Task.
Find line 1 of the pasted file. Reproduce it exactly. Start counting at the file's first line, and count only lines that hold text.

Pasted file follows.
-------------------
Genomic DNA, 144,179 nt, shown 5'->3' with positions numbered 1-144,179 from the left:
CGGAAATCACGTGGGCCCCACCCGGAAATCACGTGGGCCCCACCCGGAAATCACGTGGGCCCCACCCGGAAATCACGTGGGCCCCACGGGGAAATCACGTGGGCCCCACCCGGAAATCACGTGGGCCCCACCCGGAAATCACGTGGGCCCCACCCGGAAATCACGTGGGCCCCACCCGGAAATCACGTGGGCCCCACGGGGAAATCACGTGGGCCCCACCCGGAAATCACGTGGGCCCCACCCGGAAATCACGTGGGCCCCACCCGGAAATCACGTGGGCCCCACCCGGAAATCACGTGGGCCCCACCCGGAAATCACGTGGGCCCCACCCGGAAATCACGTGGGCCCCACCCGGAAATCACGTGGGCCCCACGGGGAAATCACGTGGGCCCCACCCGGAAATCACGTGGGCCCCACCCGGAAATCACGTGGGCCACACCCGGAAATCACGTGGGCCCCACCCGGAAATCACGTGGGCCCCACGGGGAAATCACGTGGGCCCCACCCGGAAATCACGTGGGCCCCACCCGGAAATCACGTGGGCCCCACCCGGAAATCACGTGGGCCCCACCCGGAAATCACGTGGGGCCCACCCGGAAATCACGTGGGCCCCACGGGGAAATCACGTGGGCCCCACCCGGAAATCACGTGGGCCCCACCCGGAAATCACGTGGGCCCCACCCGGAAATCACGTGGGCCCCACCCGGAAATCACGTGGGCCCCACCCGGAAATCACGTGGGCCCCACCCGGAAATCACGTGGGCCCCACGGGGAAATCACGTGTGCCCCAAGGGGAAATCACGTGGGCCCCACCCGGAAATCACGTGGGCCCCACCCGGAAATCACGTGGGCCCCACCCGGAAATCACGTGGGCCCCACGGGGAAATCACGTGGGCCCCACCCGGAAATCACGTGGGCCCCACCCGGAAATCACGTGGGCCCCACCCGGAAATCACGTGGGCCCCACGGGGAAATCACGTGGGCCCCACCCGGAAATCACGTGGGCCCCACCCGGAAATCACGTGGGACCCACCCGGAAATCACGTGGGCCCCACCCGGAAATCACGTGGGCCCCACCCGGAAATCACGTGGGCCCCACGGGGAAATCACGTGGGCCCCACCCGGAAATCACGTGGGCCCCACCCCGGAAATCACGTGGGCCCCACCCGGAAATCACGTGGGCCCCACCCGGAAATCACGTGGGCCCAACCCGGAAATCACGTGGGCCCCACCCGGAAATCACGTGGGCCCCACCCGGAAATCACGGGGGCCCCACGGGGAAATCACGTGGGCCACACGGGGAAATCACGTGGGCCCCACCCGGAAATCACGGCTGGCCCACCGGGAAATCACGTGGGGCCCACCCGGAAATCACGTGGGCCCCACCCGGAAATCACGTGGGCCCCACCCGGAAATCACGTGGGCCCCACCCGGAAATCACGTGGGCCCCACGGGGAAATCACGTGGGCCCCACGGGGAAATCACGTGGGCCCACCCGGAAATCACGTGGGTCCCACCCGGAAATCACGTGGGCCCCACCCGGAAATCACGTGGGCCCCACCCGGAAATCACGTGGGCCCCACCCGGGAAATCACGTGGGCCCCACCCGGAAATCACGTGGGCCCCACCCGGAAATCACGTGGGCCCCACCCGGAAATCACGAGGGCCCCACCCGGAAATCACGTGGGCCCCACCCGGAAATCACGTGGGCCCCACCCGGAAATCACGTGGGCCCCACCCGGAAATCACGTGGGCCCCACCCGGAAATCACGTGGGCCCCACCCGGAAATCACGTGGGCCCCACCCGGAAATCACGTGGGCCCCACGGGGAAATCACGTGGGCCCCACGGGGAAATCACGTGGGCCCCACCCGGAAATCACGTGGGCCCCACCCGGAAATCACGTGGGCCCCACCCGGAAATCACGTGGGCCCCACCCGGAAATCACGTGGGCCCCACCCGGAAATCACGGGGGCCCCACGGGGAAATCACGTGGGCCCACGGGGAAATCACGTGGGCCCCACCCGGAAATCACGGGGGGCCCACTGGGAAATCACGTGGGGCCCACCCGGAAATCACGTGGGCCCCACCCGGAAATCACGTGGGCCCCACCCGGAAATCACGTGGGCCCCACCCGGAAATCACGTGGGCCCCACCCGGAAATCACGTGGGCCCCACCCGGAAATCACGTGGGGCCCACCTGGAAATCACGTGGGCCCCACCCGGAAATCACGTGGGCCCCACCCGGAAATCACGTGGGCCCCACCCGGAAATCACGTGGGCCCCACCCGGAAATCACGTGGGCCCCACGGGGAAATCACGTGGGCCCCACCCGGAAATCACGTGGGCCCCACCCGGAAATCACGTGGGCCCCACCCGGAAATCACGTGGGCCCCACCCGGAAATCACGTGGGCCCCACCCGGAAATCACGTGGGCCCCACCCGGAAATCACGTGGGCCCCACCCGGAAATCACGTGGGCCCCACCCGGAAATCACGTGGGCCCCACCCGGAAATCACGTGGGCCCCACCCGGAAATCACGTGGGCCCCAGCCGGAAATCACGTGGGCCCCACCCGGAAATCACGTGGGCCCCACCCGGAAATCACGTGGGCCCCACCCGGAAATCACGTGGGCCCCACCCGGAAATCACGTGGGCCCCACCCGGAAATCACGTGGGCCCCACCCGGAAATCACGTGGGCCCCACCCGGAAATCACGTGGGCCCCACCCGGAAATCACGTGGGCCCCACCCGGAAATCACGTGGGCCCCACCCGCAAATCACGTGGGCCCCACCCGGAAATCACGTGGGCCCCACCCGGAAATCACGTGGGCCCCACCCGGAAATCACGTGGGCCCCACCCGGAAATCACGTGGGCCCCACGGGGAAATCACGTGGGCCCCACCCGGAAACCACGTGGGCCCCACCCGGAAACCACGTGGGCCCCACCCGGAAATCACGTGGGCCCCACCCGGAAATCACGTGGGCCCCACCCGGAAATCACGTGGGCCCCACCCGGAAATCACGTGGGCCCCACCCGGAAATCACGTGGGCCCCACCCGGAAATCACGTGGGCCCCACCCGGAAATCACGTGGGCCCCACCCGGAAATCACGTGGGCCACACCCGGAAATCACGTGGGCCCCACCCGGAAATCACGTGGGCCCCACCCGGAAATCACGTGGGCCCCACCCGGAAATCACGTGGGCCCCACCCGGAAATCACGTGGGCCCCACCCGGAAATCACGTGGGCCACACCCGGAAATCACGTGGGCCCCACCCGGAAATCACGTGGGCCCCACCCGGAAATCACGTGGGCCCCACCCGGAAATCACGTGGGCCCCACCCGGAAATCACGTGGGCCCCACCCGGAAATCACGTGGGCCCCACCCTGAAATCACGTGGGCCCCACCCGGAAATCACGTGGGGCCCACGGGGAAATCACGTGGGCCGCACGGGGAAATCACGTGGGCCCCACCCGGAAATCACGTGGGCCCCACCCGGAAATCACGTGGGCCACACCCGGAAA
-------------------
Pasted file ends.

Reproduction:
Genomic DNA, 144,179 nt, shown 5'->3' with positions numbered 1-144,179 from the left: